Iris 2021 – The Programmer Recommends…

Short Film Programmer David Llewellyn selects some of his favourite shorts and features from this year's Iris Prize LGBT+ Film Festival, available online until October 31st.
So that was Iris 2021, and what a festival it was! For only the second time in the last 15 years a single film, Baba, won both the international prize and the award for Best British, proving a popular winner with festivalgoers in Cardiff and online. Now that the juries have made their decisions and the awards have been handed out I can throw professional objectivity to the wind and recommend some of my favourite shorts and features from this year’s festival, all of which are available online in the UK until the end of October. If you find yourself craving some Iris after October 31st, you'll be pleased to know that the Best British shorts will be available on All4 from November 2021 to October 2022, and two of this year's feature films, Swan Song and Rebel Dykes, will be getting UK cinema releases in the coming months.  


This may be an unsurprising choice, but for those of us who saw Baba before the festival began, this was always one to look out for. It’s a gripping emotional rollercoaster of a film, featuring a spellbinding performance from actor, writer and co-director Adam Ali as Britannia, a young man torn between his native Libya and dreams of an out and proud life in the UK.


I first saw this during Stage 1 of the preselection viewings, and though it was clearly a great film I was a little surprised to learn its country of origin. “A film from Iran?” I thought. “At Iris?" And here it is, the charming, tender tale of one man and his handsome shopfront mannequin. It's understandable that filmmakers in some parts of the world have to be extra careful and extra clever when it comes to stories of love, but And Just Two More might be one of the most subtly romantic films you’ll see this year.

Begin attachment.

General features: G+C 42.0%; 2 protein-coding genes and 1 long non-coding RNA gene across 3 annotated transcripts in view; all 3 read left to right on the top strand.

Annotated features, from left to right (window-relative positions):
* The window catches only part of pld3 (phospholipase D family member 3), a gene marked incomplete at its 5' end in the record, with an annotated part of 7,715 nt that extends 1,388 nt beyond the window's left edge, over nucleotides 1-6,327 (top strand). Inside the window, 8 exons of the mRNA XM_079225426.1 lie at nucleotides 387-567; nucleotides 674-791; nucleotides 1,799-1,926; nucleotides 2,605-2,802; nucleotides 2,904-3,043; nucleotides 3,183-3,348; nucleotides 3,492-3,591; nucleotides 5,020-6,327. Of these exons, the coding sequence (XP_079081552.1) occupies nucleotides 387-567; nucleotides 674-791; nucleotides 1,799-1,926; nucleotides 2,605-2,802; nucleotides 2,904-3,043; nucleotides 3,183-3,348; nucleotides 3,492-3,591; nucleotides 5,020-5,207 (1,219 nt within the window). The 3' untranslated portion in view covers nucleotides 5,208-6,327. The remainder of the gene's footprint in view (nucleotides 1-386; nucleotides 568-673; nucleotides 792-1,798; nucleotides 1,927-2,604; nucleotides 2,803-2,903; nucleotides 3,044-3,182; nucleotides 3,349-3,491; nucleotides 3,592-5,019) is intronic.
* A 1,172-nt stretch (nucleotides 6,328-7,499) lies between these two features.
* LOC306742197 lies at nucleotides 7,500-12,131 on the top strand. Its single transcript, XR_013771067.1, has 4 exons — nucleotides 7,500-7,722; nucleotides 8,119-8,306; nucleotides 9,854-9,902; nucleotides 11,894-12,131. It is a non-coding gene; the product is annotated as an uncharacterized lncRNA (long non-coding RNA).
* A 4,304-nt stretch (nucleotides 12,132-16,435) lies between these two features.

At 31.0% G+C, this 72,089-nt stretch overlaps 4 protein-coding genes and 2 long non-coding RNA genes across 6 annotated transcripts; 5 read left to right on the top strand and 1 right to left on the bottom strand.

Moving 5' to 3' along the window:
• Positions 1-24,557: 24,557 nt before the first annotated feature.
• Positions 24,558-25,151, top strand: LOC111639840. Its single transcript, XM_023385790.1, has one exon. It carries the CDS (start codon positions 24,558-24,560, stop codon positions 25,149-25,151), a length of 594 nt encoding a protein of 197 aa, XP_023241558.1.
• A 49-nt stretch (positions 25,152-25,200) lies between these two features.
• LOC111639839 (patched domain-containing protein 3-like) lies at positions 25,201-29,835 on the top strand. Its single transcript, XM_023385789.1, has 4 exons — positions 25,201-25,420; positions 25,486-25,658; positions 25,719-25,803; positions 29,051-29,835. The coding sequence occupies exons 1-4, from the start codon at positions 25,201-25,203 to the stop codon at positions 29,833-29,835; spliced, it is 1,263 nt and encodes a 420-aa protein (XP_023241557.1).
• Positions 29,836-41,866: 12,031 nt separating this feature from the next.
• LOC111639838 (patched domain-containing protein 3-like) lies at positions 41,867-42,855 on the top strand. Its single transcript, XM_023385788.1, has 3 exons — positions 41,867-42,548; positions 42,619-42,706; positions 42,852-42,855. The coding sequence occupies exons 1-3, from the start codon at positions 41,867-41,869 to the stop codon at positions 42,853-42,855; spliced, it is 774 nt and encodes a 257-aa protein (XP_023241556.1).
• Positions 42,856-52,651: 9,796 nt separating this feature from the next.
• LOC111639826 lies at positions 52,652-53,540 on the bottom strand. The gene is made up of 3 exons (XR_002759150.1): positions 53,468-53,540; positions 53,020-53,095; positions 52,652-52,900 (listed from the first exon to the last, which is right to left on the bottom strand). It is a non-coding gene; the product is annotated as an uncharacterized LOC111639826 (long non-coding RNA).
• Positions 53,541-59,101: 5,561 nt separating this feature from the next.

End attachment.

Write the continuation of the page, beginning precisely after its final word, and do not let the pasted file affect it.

It’s tempting, when recommending films for others, to go for the upbeat, feel-good and life-affirming, but that would do a disservice to both the audience and some of the powerful, hard hitting films we’ve seen in 2021. Vlinders is just one of those films, and it's an often difficult watch, delving into a nighttime world of sex work and drugs, as dealer Dewy and prostitute Rika form an unlikely partnership, one that may be doomed to end in tragedy. It’s a troubling but unforgettable film featuring stunning performances from Ziarah Janssen as Dewy and writer-director Liza Koifman as Rika.


I’ve been watching films at Iris for 15 years, but I can say with absolute certainty that we have never seen a film quite like this. Set in a late night café it takes us into the increasingly outrageous fantasies of a group of friends as they imagine what they would do to avenge themselves against the transphobes. It’s visually astounding, breathtakingly funny, and I’m pretty sure I heard the occasional "Whoop!" from our audience in Cardiff.


Before the Eruption has a simple enough story; a group of young friends head for the beach, crossing the volcanic landscapes of their native Lanzarote. Among them is Em – formerly Emilio – a trans girl in the early stages of transition. What I liked most about this film is that it’s about tolerance and friendship without ever feeling didactic or schmaltzy. The images are dreamlike, nostalgic, and the voiceover lyrical, as the narrator compares his friend’s self-discovery with the creative force of a volcano.